Metabolism refers to all the chemical reactions that occur within the cells of the body.
Fuel metabolism refers to those reactions that involve the degradation, synthesis, and interconversions among the three classes of energy-rich organic molecules (carbohydrate, protein, and fat). Fuel metabolism is also called intermediary metabolism.
This refers to the build up or synthesis of larger organic macromolecules from the small organic molecular subunits.
Examples of anabolic reactions are glycogenesis, protein synthesis, and fat synthesis.
Glycogenesis = conversion of glucose to glycogen
Protein synthesis = formation of protein from amino acid
Fat synthesis (also called lipogenesis or triglyceride synthesis) = formation of triglyceride from fatty acid
Anabolic reactions require energy input in the form of ATP. These reactions lead to either
- the production of materials needed by the cells such as cellular structural proteins or secretory products, or
- Storage of excess ingested nutrients not immediately needed for energy production or needed as cellular building blocks. Excess nutrients are either stored as glycogen (storage form of glucose) of fat reservoirs.
This is the degradation or breakdown of large or energy-rich organic molecules within cells.
Catabolism involves two levels of breakdown:
- hydrolysis of large organic macromolecules into their smaller subunits, identical to the process of digestion except that the reactions occur within the cells of the body instead of within the GI tract lumen (e.g. release of fatty acids and glycerol by the catabolism of triglyceride, or release of glucose by the catabolism of stored glycogen), and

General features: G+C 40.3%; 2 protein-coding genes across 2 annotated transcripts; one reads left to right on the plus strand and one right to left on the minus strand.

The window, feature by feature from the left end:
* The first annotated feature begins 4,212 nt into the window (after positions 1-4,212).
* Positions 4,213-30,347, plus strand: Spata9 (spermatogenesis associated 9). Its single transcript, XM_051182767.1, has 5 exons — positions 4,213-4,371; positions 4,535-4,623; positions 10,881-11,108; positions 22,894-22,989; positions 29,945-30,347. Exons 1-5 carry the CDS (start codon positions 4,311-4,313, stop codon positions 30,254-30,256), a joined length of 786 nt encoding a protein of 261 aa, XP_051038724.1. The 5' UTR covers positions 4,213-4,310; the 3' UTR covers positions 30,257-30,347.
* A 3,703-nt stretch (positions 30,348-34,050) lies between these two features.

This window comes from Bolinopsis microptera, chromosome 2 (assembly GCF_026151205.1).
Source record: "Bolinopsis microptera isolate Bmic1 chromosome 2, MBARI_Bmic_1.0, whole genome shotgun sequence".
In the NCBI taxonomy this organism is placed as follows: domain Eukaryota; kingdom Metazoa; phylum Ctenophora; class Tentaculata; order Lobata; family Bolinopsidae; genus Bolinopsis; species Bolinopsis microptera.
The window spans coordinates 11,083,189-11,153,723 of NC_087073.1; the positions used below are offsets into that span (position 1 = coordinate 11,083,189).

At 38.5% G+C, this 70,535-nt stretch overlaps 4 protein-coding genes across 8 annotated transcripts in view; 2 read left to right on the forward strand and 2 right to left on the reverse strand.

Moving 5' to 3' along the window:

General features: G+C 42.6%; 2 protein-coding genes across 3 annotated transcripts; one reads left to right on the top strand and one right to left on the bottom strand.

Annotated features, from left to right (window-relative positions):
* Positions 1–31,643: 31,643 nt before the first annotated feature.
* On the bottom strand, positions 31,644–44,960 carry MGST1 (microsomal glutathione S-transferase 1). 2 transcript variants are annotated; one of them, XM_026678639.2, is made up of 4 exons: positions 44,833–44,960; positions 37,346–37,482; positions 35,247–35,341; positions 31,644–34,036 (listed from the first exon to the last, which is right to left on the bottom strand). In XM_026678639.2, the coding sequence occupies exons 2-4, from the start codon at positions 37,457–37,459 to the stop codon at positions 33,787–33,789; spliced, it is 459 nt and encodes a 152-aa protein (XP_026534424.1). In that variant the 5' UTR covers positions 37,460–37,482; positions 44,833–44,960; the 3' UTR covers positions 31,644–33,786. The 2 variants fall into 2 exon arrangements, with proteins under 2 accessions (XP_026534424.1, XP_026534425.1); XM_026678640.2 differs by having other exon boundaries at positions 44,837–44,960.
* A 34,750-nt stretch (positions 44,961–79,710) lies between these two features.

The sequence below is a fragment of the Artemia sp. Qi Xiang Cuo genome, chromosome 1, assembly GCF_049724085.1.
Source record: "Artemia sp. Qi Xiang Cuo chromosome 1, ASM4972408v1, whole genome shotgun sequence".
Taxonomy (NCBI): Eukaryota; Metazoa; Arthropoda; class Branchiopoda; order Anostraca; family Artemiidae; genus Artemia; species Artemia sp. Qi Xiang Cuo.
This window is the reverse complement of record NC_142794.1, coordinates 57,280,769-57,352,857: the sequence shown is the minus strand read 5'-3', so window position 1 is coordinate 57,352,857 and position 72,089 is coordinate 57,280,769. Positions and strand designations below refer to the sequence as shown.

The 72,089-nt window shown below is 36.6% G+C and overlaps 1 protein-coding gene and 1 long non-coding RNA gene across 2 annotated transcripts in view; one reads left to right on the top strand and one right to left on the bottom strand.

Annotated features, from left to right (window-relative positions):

- oxidation of the smaller subunits, such as glucose, to produce energy
In adults, the rate of anabolism and catabolism are usually in balance, so the adult body remains in a dynamic steady state and appears unchanged despite the rapid turnover of the organic molecules that determine its structure and function.
During growth, anabolism exceeds catabolism.
Interconversions among organic molecules
In addition to being able to resynhtesize broken down organic molecules, back into the same type of molecules, many cells of body, especially liver cells, can convert most types of small organic molecules into other types (as in e.g., transforming amino acids into glucose or fatty acids. There are limits however. Essential nutrients, such as the essential amino acids and vitamins, cannot be formed in the body by conversion from another type of organic molecule.
The main fate of ingested carbohydrates and fats is catabolism to yield energy. Amino acids are predominantly used for protein synthesis but can be used to supply energy after being converted to carbohydrate or fat. Therefore, all three classes of foodstuffs can be used as fuel, and excesses of any foodstuff can be deposited as stored fuel.